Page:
USP <797> Compliance

Although USP <797> sounds like an obscure regulation for compounders and manufacturers, it's actually something surgery centers need to maintain compliance with, as well. If you're not sure what USP <797> is, I'm confident you're familiar with it's standards. In fact, you're probably practicing them everyday. For example, have you heard of the "one hour rule"? Or syringe labeling requirements? These regulations have been taken directly out of USP General Chapter <797>. CMS, AAAHC, and Joint Commission (just to name a few), have all adopted USP <797> standards. If you're wondering how this affects your organization, take a look at the USP <797> must know info below.

IF YOU'RE MIXING MEDICATIONS OR PRE-DRAWING SYRINGES, USP <797> AFFECTS YOU!

Immediate Use Compounding If you happen to read USP <797> you'll notice that there are at least 4 different types of compounding: Immediate Use, Low Risk, Medium Risk, and High Risk. Without a hood or clean room, facilities are limited to Immediate Use Compounding. This is where the One Hour Rule comes from. To be compliant:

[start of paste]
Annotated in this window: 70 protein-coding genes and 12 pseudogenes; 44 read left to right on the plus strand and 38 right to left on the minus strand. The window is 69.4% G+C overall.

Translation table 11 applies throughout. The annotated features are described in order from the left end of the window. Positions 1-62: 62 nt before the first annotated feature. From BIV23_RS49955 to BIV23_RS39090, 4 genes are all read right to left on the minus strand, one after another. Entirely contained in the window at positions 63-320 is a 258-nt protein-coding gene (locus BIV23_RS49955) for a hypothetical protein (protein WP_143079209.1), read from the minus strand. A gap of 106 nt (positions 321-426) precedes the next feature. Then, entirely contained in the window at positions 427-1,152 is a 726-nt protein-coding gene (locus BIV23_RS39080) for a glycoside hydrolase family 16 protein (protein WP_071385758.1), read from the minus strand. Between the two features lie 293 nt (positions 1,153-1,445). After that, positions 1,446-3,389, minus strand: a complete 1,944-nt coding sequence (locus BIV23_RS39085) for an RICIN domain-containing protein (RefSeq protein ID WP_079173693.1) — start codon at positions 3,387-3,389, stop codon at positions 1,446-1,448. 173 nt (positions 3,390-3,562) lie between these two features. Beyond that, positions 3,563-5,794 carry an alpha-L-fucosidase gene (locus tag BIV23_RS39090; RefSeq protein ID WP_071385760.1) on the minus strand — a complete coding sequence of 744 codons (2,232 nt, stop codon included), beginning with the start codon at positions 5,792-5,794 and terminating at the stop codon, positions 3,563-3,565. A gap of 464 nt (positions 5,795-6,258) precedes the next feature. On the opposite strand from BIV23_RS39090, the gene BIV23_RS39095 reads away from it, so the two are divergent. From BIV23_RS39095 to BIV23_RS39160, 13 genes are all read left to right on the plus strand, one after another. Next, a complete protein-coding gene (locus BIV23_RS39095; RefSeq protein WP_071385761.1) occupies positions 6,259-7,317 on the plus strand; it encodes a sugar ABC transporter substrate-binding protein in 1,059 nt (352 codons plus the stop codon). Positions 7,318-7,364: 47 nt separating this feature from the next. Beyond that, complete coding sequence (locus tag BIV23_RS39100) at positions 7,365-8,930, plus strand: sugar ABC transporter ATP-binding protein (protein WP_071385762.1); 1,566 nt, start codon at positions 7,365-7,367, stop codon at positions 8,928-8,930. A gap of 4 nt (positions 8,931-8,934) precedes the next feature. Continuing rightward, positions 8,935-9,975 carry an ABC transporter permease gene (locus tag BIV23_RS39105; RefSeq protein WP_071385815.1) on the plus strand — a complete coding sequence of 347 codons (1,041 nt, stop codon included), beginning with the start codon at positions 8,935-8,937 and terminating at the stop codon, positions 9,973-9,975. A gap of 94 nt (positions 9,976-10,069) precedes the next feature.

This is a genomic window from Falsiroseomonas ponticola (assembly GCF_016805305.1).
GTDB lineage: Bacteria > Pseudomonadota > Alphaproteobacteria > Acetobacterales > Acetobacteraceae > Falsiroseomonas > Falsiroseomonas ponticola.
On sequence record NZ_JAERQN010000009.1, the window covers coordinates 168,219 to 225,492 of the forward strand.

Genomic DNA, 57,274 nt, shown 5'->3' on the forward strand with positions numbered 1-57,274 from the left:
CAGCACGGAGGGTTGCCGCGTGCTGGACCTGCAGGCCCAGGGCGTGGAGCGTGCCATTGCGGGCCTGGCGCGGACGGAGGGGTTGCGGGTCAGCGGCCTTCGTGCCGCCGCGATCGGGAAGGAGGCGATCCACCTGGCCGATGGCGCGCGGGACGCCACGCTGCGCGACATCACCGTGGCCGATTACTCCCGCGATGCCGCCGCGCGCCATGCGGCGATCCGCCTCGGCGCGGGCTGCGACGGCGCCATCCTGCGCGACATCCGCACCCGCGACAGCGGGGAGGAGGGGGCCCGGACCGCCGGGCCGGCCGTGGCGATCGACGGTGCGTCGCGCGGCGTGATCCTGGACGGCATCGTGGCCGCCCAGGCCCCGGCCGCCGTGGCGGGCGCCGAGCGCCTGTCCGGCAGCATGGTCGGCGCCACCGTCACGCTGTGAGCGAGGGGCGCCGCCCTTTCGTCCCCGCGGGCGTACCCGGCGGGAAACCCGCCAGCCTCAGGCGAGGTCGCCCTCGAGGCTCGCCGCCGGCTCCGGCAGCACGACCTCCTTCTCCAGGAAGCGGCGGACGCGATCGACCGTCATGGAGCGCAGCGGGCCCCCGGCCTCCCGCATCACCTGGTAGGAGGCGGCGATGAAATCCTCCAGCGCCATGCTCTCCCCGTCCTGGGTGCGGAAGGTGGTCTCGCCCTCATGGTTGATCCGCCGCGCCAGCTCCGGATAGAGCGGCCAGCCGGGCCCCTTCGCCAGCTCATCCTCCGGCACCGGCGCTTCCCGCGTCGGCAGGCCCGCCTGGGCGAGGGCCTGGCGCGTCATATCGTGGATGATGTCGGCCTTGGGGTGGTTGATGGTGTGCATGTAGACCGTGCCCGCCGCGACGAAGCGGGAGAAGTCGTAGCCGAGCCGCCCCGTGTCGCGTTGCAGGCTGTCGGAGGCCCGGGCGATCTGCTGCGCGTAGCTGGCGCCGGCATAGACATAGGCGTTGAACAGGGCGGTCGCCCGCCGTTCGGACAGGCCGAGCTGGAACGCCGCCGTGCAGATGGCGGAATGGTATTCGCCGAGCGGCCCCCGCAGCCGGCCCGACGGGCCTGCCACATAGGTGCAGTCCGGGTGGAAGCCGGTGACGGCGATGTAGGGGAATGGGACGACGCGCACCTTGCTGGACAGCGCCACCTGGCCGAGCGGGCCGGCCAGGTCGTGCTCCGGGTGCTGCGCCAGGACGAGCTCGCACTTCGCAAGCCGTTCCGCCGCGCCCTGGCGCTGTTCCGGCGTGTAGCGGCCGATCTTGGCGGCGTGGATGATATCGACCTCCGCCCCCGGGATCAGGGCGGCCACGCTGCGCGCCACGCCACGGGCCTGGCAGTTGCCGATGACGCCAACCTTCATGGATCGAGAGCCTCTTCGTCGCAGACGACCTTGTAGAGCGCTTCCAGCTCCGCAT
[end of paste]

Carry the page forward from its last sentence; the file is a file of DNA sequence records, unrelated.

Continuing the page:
1. You may mix a maximum of 3 products, from their original manufacturer's packaging, and enter each package no more than twice. Yes, sterile water or NSS would be considered one of those 3 products.

  2. The prepared mixture must be used within 60 minutes of preparation.

  3. The mixture must be under supervision or be used immediately.

  4. The mixture MUST include a label with the patient information, names and amounts of all ingredients, name or initials of preparer, and exact 1 hour beyond use date and time.

Reconstituting USP <797> clearly states that reconstituting a drug, or mixing for use, per manufacturer's instructions, is NOT considered compounding. These reconstitutions must still be used within 60 minutes of preparation if prepared outside of a sterile environment such as a hood. Manufacturer beyond use and storage information may include information about storage beyond 60 minutes,and could even reference storage for days or weeks. This information most likely refers to the stability of the product and longest possible storage time, assuming the drug was prepared in a controlled environment such as a hood. These extended storage times or conditions are not intended for mixtures prepared on a counter or medication preparation area outside of a hood.

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